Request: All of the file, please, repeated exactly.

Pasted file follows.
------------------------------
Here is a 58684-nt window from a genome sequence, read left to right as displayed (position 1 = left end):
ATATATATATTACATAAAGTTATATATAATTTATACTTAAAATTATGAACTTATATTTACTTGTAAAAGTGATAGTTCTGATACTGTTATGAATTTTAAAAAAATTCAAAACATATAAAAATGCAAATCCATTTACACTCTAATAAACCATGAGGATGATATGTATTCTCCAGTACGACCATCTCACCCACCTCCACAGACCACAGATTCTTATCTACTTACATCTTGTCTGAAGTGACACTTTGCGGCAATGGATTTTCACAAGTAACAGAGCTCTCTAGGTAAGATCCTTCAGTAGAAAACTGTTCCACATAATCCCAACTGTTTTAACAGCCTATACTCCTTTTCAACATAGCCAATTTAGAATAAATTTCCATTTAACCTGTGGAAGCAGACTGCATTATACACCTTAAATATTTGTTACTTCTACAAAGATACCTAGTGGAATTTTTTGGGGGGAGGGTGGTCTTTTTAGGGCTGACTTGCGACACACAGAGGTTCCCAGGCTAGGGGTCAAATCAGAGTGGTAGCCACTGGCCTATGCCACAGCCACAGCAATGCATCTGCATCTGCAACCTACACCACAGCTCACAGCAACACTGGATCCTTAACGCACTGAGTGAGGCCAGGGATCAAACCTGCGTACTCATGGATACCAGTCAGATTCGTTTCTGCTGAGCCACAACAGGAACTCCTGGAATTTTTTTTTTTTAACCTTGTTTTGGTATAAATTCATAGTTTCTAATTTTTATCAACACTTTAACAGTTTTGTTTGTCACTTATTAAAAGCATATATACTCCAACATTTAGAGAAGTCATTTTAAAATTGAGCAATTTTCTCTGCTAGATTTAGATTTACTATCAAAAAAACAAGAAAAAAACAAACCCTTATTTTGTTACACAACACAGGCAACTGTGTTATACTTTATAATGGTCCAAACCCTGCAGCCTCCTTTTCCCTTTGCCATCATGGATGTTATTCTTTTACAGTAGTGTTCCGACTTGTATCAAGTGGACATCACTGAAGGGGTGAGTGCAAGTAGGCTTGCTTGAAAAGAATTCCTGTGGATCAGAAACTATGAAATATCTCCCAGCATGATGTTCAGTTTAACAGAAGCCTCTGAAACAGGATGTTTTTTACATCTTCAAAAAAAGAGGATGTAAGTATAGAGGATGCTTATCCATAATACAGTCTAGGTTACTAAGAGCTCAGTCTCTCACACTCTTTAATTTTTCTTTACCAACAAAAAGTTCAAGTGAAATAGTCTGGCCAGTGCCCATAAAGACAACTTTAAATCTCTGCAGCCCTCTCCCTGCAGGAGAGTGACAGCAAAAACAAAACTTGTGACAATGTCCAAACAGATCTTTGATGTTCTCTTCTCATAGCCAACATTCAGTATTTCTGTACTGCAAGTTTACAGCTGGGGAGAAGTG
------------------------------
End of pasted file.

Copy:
Here is a 58684-nt window from a genome sequence, read left to right as displayed (position 1 = left end):
ATATATATATTACATAAAGTTATATATAATTTATACTTAAAATTATGAACTTATATTTACTTGTAAAAGTGATAGTTCTGATACTGTTATGAATTTTAAAAAAATTCAAAACATATAAAAATGCAAATCCATTTACACTCTAATAAACCATGAGGATGATATGTATTCTCCAGTACGACCATCTCACCCACCTCCACAGACCACAGATTCTTATCTACTTACATCTTGTCTGAAGTGACACTTTGCGGCAATGGATTTTCACAAGTAACAGAGCTCTCTAGGTAAGATCCTTCAGTAGAAAACTGTTCCACATAATCCCAACTGTTTTAACAGCCTATACTCCTTTTCAACATAGCCAATTTAGAATAAATTTCCATTTAACCTGTGGAAGCAGACTGCATTATACACCTTAAATATTTGTTACTTCTACAAAGATACCTAGTGGAATTTTTTGGGGGGAGGGTGGTCTTTTTAGGGCTGACTTGCGACACACAGAGGTTCCCAGGCTAGGGGTCAAATCAGAGTGGTAGCCACTGGCCTATGCCACAGCCACAGCAATGCATCTGCATCTGCAACCTACACCACAGCTCACAGCAACACTGGATCCTTAACGCACTGAGTGAGGCCAGGGATCAAACCTGCGTACTCATGGATACCAGTCAGATTCGTTTCTGCTGAGCCACAACAGGAACTCCTGGAATTTTTTTTTTTTAACCTTGTTTTGGTATAAATTCATAGTTTCTAATTTTTATCAACACTTTAACAGTTTTGTTTGTCACTTATTAAAAGCATATATACTCCAACATTTAGAGAAGTCATTTTAAAATTGAGCAATTTTCTCTGCTAGATTTAGATTTACTATCAAAAAAACAAGAAAAAAACAAACCCTTATTTTGTTACACAACACAGGCAACTGTGTTATACTTTATAATGGTCCAAACCCTGCAGCCTCCTTTTCCCTTTGCCATCATGGATGTTATTCTTTTACAGTAGTGTTCCGACTTGTATCAAGTGGACATCACTGAAGGGGTGAGTGCAAGTAGGCTTGCTTGAAAAGAATTCCTGTGGATCAGAAACTATGAAATATCTCCCAGCATGATGTTCAGTTTAACAGAAGCCTCTGAAACAGGATGTTTTTTACATCTTCAAAAAAAGAGGATGTAAGTATAGAGGATGCTTATCCATAATACAGTCTAGGTTACTAAGAGCTCAGTCTCTCACACTCTTTAATTTTTCTTTACCAACAAAAAGTTCAAGTGAAATAGTCTGGCCAGTGCCCATAAAGACAACTTTAAATCTCTGCAGCCCTCTCCCTGCAGGAGAGTGACAGCAAAAACAAAACTTGTGACAATGTCCAAACAGATCTTTGATGTTCTCTTCTCATAGCCAACATTCAGTATTTCTGTACTGCAAGTTTACAGCTGGGGAGAAGTG